Friday, February 10, 2012

Child Wisdom from To Kill a Mockingbird

Jem and Scout, from the film starring
Gregory Peck
Somehow, I never read To Kill a Mockingbird until now. Go ahead. I'll wait until everyone is done lambasting me. [Looks at sky. Whistles. Bounces up and down on toes. Listens. Waits for a guy in Gdansk to get in his last barbed verbal missile.] But I'm glad.

Experiencing the book, now, as an adult, might be better than having read it, as many of our kids do in the U.S., in the eighth grade. I might have just chalked it up as a good read that I remembered fondly, had I read it then. Now, I am nothing short of in love with the book. As far as I'm concerned, it is just about a perfect novel.

That said, the book is sad, in lots of ways. But, most powerfully, it explores, through the eyes of children (eyes which, sadly, must be opened to such things), the general awfulness and superficiality of people. Of late, and as a consistent theme on Hats and Rabbits, the idea that society and groupthink are bad things has weighed heavily upon my disposition. I feel much as Jem must in this excerpt from the novel, after he and his little sister, Scout, witnessed the unfair trial of Tom Robinson, a black man in the white-dominated Southern town of Maycomb, in 1935. Scout starts:
     "...Naw, Jem. I think there's just one kind of folks. Folks."

     Jem turned around and punched his pillow. When he settled back, his face was cloudy. He was going into one of his declines, and I grew wary. His brows came together; his mouth became a thin line. He was silent for awhile.

     "That's what I thought, too," he said at last, "when I was your age. If there's just one kind of folks, why can't they get along with each other? If they're all alike, why do they go out of their way to despise each other? Scout, I'm beginning to understand something. I think I'm beginning to understand why Boo Radley's stayed shut up in the house all this time... it's because he wants to stay inside."
Indeed, Jem. Indeed. I have gone into just such a decline and have greeted sleep with just such a punch of the pillow on many a night, especially the past few.

We've built a societal machine that we can't control; we jusdge others before we know them; we turn on a dime for our own welfare; we kill each other for politics and hunches; we join groups to help us think. If you need me, I'll be playing checkers with Boo Radley.


  1. Love this!

    Now, if you'll excuse me, I will be shaking my head for while that you just NOW read the book!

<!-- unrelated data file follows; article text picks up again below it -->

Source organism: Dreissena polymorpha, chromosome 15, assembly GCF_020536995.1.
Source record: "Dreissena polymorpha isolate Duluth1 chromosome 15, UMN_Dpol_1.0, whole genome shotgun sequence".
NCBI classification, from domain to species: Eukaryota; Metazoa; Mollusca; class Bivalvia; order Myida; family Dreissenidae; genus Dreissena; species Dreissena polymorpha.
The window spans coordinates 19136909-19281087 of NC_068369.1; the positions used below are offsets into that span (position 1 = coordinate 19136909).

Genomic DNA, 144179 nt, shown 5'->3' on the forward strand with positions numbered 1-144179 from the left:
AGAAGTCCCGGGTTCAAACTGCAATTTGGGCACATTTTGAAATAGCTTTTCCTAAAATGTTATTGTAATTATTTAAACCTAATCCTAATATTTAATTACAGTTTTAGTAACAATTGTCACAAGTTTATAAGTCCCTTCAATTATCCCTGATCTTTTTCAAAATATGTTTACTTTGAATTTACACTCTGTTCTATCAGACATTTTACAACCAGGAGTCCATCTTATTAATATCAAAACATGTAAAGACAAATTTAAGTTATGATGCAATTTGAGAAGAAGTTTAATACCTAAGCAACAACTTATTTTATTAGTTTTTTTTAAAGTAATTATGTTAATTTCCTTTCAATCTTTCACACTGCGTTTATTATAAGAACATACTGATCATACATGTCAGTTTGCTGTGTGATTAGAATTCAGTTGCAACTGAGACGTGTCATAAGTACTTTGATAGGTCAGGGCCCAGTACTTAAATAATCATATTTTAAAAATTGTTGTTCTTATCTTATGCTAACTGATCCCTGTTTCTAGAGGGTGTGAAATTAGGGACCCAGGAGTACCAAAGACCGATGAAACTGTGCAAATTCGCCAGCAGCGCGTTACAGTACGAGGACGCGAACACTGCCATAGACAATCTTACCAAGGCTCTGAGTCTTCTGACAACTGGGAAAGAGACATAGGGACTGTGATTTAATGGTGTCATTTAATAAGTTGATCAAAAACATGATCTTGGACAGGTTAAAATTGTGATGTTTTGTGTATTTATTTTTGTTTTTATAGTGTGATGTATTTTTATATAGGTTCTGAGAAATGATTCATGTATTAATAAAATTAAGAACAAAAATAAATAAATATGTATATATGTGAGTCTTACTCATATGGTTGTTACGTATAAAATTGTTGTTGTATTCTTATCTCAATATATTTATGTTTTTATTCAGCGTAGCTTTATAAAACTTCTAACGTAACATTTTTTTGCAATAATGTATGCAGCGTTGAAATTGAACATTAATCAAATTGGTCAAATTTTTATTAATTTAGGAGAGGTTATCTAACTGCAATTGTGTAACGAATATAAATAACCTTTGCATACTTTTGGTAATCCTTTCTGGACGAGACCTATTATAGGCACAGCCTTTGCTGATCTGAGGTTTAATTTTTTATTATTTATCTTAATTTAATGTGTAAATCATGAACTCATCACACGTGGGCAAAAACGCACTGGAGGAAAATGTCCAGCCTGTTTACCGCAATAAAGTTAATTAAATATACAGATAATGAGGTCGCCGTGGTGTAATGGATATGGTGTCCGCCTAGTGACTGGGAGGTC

2. Just to provide a counterpoint - sometimes those groups make use question our own thinking in ways we can't question ourselves. I'm very much of a lone thinker, but when I spend time conversing with other thinkers, I discover different perspectives that can make me rethink. Sometimes, a new perspective is the most useful of all things.

  3. Matt -- Conversation, I am all for. It's essential, I think, in developing our opinions. What I am not interested in is shaping my philosophy to fit in with a group's. And, in the end, my final conclusions are reached in a silent room, where I reflect, alone.

  4. I agree with you, I really, really do...(particularly on the theme of the dangers of group think) but I also think that it's a glass half full/perspective issue as far as how we let this weigh on our minds. The somewhat oxymoronic thought that comes to mind is that we can't let society make us lose our faith in humankind. I won't believe in the "general awfulness and superficiality of people"...many people, yes. But Jem's right -- there's not just one type of folks, and that means that awfulness and superficiality don't necessarily apply to everyone. I think one has to force themselves to simultaneously look at all of the examples of the better angels of our nature (I'll start right here with yourself and your good readers) -- those souls who search for the important things beyond the edges of the map -- and let THOSE folks offer a ray of hope. We then fortify ourselves with that knowledge to not LET the awfulness force us inside. Life is too precious for that.

    1. Hi, HC. You're right, of course. I wrote something a long time ago on here -- can't remember what -- in which I addressed this: I like people. I do. I just like them less as they accumulate around me in greater numbers. And, in truth, this post was a bit of an emotional one.

      But stuff gets to us, for sure. I just watched, after I wrote this, a documentaty on ...Mockingbird in which Oprah Winfrey tells of the time she met Harper Lee for lunch. (Lee does no interviews and doesn't write anymore.) Winfrey referenced, in the conversation, that Scout was Lee. Lee responded that she is not Scout; she is Boo Radley. Sad and understandable...